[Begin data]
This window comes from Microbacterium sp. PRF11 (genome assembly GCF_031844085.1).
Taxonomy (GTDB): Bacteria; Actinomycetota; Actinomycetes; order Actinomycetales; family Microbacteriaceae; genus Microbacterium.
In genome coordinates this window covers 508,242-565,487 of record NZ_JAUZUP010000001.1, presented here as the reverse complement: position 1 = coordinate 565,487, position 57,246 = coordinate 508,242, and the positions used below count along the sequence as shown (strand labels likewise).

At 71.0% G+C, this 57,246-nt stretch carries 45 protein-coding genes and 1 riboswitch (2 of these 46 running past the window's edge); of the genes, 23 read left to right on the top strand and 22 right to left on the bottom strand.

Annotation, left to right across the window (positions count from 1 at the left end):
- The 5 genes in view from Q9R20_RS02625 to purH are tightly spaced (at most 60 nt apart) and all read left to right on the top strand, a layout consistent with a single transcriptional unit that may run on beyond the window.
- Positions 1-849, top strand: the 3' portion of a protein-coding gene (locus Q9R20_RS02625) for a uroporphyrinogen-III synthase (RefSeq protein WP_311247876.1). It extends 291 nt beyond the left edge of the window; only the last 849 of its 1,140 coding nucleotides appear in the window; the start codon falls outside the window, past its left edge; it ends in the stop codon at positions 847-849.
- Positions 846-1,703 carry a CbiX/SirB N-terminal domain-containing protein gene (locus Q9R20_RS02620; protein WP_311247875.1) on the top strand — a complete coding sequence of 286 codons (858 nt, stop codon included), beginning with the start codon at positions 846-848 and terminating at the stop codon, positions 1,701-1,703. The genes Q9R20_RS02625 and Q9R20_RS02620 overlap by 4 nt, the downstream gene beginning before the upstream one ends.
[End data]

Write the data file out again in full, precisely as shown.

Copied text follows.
This window comes from Microbacterium sp. PRF11 (genome assembly GCF_031844085.1).
Taxonomy (GTDB): Bacteria; Actinomycetota; Actinomycetes; order Actinomycetales; family Microbacteriaceae; genus Microbacterium.
In genome coordinates this window covers 508,242-565,487 of record NZ_JAUZUP010000001.1, presented here as the reverse complement: position 1 = coordinate 565,487, position 57,246 = coordinate 508,242, and the positions used below count along the sequence as shown (strand labels likewise).

At 71.0% G+C, this 57,246-nt stretch carries 45 protein-coding genes and 1 riboswitch (2 of these 46 running past the window's edge); of the genes, 23 read left to right on the top strand and 22 right to left on the bottom strand.

Annotation, left to right across the window (positions count from 1 at the left end):
- The 5 genes in view from Q9R20_RS02625 to purH are tightly spaced (at most 60 nt apart) and all read left to right on the top strand, a layout consistent with a single transcriptional unit that may run on beyond the window.
- Positions 1-849, top strand: the 3' portion of a protein-coding gene (locus Q9R20_RS02625) for a uroporphyrinogen-III synthase (RefSeq protein WP_311247876.1). It extends 291 nt beyond the left edge of the window; only the last 849 of its 1,140 coding nucleotides appear in the window; the start codon falls outside the window, past its left edge; it ends in the stop codon at positions 847-849.
- Positions 846-1,703 carry a CbiX/SirB N-terminal domain-containing protein gene (locus Q9R20_RS02620; protein WP_311247875.1) on the top strand — a complete coding sequence of 286 codons (858 nt, stop codon included), beginning with the start codon at positions 846-848 and terminating at the stop codon, positions 1,701-1,703. The genes Q9R20_RS02625 and Q9R20_RS02620 overlap by 4 nt, the downstream gene beginning before the upstream one ends.